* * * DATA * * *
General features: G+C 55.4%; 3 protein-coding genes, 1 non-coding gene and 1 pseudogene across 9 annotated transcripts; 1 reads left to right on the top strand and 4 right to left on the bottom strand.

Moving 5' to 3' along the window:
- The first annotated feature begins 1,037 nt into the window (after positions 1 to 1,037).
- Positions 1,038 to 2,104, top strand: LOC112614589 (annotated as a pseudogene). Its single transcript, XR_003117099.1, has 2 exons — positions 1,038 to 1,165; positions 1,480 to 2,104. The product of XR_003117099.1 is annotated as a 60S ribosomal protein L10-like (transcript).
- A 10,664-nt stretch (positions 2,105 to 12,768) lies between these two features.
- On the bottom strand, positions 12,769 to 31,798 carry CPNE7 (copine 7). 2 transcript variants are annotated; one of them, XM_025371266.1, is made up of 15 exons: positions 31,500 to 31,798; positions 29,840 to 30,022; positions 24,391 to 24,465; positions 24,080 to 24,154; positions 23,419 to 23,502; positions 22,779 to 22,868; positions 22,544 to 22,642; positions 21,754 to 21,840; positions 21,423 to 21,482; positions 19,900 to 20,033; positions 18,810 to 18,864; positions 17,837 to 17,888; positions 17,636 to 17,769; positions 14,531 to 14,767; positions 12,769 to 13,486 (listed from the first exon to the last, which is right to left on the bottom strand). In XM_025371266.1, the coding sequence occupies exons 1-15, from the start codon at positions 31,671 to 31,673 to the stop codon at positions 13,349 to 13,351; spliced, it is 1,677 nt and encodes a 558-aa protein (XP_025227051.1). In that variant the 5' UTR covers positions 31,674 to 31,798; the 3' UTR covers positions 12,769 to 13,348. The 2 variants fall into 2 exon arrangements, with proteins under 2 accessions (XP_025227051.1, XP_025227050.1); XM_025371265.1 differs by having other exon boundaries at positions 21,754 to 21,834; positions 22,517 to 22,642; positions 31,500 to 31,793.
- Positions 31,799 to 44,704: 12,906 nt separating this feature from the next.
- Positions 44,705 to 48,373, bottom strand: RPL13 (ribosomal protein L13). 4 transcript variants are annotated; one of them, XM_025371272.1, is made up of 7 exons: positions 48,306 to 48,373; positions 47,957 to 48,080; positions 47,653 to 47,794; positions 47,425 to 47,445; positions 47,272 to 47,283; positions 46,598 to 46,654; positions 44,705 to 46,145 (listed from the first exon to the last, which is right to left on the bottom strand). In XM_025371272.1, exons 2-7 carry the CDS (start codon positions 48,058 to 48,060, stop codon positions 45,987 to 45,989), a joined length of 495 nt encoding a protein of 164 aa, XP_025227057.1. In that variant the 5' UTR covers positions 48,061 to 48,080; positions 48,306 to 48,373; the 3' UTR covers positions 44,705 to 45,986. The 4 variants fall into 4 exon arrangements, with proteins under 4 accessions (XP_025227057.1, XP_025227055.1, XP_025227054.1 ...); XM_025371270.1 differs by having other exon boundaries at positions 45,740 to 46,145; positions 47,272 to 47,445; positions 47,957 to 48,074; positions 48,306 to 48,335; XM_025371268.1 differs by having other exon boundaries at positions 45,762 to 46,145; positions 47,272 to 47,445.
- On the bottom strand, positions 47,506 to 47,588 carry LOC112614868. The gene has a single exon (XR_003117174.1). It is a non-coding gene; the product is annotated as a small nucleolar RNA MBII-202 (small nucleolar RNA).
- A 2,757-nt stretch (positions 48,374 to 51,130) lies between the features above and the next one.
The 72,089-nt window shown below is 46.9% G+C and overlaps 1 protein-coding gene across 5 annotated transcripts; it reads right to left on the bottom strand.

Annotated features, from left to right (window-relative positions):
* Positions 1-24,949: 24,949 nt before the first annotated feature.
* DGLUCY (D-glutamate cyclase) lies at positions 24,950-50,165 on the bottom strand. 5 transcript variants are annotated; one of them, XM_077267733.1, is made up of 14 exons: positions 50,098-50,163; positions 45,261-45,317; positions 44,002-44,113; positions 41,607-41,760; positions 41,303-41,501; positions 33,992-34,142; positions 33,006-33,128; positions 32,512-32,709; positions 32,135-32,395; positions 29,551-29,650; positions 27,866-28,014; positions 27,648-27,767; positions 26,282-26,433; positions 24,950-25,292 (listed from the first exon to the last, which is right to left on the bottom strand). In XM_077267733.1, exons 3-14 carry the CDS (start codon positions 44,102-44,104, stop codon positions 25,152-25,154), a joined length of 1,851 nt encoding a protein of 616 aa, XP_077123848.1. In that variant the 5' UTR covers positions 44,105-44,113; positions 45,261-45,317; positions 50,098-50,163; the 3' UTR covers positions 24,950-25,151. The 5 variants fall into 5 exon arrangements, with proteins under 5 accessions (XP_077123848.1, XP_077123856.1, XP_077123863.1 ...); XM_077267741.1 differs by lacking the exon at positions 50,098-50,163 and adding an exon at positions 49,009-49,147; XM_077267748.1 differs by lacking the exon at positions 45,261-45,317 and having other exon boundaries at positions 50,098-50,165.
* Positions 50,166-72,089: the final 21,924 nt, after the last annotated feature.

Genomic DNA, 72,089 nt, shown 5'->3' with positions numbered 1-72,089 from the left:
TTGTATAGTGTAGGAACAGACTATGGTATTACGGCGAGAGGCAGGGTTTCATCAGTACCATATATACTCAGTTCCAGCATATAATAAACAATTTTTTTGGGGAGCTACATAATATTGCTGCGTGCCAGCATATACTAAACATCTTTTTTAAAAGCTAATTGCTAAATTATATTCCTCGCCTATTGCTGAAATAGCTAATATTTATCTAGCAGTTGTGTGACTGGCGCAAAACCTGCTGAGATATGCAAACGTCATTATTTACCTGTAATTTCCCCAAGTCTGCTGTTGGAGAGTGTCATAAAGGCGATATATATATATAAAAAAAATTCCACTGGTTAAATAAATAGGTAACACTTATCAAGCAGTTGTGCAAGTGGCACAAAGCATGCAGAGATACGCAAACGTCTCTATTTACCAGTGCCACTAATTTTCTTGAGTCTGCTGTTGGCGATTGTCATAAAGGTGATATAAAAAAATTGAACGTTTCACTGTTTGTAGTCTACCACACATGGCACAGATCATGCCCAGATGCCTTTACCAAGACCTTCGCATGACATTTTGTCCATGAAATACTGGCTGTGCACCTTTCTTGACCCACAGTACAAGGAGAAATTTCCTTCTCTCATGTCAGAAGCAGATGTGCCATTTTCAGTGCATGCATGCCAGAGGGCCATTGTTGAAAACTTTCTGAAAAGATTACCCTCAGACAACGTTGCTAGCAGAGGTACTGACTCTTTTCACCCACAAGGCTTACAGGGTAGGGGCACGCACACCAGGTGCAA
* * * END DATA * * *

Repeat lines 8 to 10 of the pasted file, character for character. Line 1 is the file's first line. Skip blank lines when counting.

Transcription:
- Positions 44,705 to 48,373, bottom strand: RPL13 (ribosomal protein L13). 4 transcript variants are annotated; one of them, XM_025371272.1, is made up of 7 exons: positions 48,306 to 48,373; positions 47,957 to 48,080; positions 47,653 to 47,794; positions 47,425 to 47,445; positions 47,272 to 47,283; positions 46,598 to 46,654; positions 44,705 to 46,145 (listed from the first exon to the last, which is right to left on the bottom strand). In XM_025371272.1, exons 2-7 carry the CDS (start codon positions 48,058 to 48,060, stop codon positions 45,987 to 45,989), a joined length of 495 nt encoding a protein of 164 aa, XP_025227057.1. In that variant the 5' UTR covers positions 48,061 to 48,080; positions 48,306 to 48,373; the 3' UTR covers positions 44,705 to 45,986. The 4 variants fall into 4 exon arrangements, with proteins under 4 accessions (XP_025227057.1, XP_025227055.1, XP_025227054.1 ...); XM_025371270.1 differs by having other exon boundaries at positions 45,740 to 46,145; positions 47,272 to 47,445; positions 47,957 to 48,074; positions 48,306 to 48,335; XM_025371268.1 differs by having other exon boundaries at positions 45,762 to 46,145; positions 47,272 to 47,445.
- On the bottom strand, positions 47,506 to 47,588 carry LOC112614868. The gene has a single exon (XR_003117174.1). It is a non-coding gene; the product is annotated as a small nucleolar RNA MBII-202 (small nucleolar RNA).
- A 2,757-nt stretch (positions 48,374 to 51,130) lies between the features above and the next one.